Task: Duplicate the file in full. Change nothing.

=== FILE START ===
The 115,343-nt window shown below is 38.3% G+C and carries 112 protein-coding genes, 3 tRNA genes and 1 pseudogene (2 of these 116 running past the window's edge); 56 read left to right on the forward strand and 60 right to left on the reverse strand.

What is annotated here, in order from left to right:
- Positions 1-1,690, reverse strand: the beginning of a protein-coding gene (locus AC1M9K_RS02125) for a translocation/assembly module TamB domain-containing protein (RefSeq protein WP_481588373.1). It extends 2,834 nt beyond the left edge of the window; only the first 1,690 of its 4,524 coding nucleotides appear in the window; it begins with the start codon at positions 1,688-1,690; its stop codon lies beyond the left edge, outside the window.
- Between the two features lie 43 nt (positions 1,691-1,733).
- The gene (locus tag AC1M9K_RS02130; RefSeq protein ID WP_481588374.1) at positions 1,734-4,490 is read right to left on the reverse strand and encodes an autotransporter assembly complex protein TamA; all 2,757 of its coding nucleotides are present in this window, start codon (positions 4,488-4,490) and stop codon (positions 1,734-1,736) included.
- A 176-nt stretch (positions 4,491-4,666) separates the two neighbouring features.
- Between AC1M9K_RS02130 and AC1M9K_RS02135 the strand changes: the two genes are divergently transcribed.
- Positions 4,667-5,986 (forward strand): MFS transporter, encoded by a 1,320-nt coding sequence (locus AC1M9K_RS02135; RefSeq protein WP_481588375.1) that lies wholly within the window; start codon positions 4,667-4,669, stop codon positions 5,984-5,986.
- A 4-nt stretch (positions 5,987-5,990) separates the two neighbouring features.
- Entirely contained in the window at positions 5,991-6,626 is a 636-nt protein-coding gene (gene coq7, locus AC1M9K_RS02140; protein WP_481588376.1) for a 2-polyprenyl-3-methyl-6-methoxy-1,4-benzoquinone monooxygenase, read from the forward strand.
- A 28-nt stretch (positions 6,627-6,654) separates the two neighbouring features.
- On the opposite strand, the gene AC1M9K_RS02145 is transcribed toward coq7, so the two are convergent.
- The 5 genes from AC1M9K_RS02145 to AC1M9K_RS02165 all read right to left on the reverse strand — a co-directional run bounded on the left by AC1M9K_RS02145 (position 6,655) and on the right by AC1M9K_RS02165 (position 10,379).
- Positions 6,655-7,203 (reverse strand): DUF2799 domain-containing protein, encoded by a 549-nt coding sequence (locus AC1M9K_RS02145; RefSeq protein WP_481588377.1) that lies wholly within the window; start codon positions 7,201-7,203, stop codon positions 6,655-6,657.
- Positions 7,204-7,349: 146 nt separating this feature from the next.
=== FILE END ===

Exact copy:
The 115,343-nt window shown below is 38.3% G+C and carries 112 protein-coding genes, 3 tRNA genes and 1 pseudogene (2 of these 116 running past the window's edge); 56 read left to right on the forward strand and 60 right to left on the reverse strand.

What is annotated here, in order from left to right:
- Positions 1-1,690, reverse strand: the beginning of a protein-coding gene (locus AC1M9K_RS02125) for a translocation/assembly module TamB domain-containing protein (RefSeq protein WP_481588373.1). It extends 2,834 nt beyond the left edge of the window; only the first 1,690 of its 4,524 coding nucleotides appear in the window; it begins with the start codon at positions 1,688-1,690; its stop codon lies beyond the left edge, outside the window.
- Between the two features lie 43 nt (positions 1,691-1,733).
- The gene (locus tag AC1M9K_RS02130; RefSeq protein ID WP_481588374.1) at positions 1,734-4,490 is read right to left on the reverse strand and encodes an autotransporter assembly complex protein TamA; all 2,757 of its coding nucleotides are present in this window, start codon (positions 4,488-4,490) and stop codon (positions 1,734-1,736) included.
- A 176-nt stretch (positions 4,491-4,666) separates the two neighbouring features.
- Between AC1M9K_RS02130 and AC1M9K_RS02135 the strand changes: the two genes are divergently transcribed.
- Positions 4,667-5,986 (forward strand): MFS transporter, encoded by a 1,320-nt coding sequence (locus AC1M9K_RS02135; RefSeq protein WP_481588375.1) that lies wholly within the window; start codon positions 4,667-4,669, stop codon positions 5,984-5,986.
- A 4-nt stretch (positions 5,987-5,990) separates the two neighbouring features.
- Entirely contained in the window at positions 5,991-6,626 is a 636-nt protein-coding gene (gene coq7, locus AC1M9K_RS02140; protein WP_481588376.1) for a 2-polyprenyl-3-methyl-6-methoxy-1,4-benzoquinone monooxygenase, read from the forward strand.
- A 28-nt stretch (positions 6,627-6,654) separates the two neighbouring features.
- On the opposite strand, the gene AC1M9K_RS02145 is transcribed toward coq7, so the two are convergent.
- The 5 genes from AC1M9K_RS02145 to AC1M9K_RS02165 all read right to left on the reverse strand — a co-directional run bounded on the left by AC1M9K_RS02145 (position 6,655) and on the right by AC1M9K_RS02165 (position 10,379).
- Positions 6,655-7,203 (reverse strand): DUF2799 domain-containing protein, encoded by a 549-nt coding sequence (locus AC1M9K_RS02145; RefSeq protein WP_481588377.1) that lies wholly within the window; start codon positions 7,201-7,203, stop codon positions 6,655-6,657.
- Positions 7,204-7,349: 146 nt separating this feature from the next.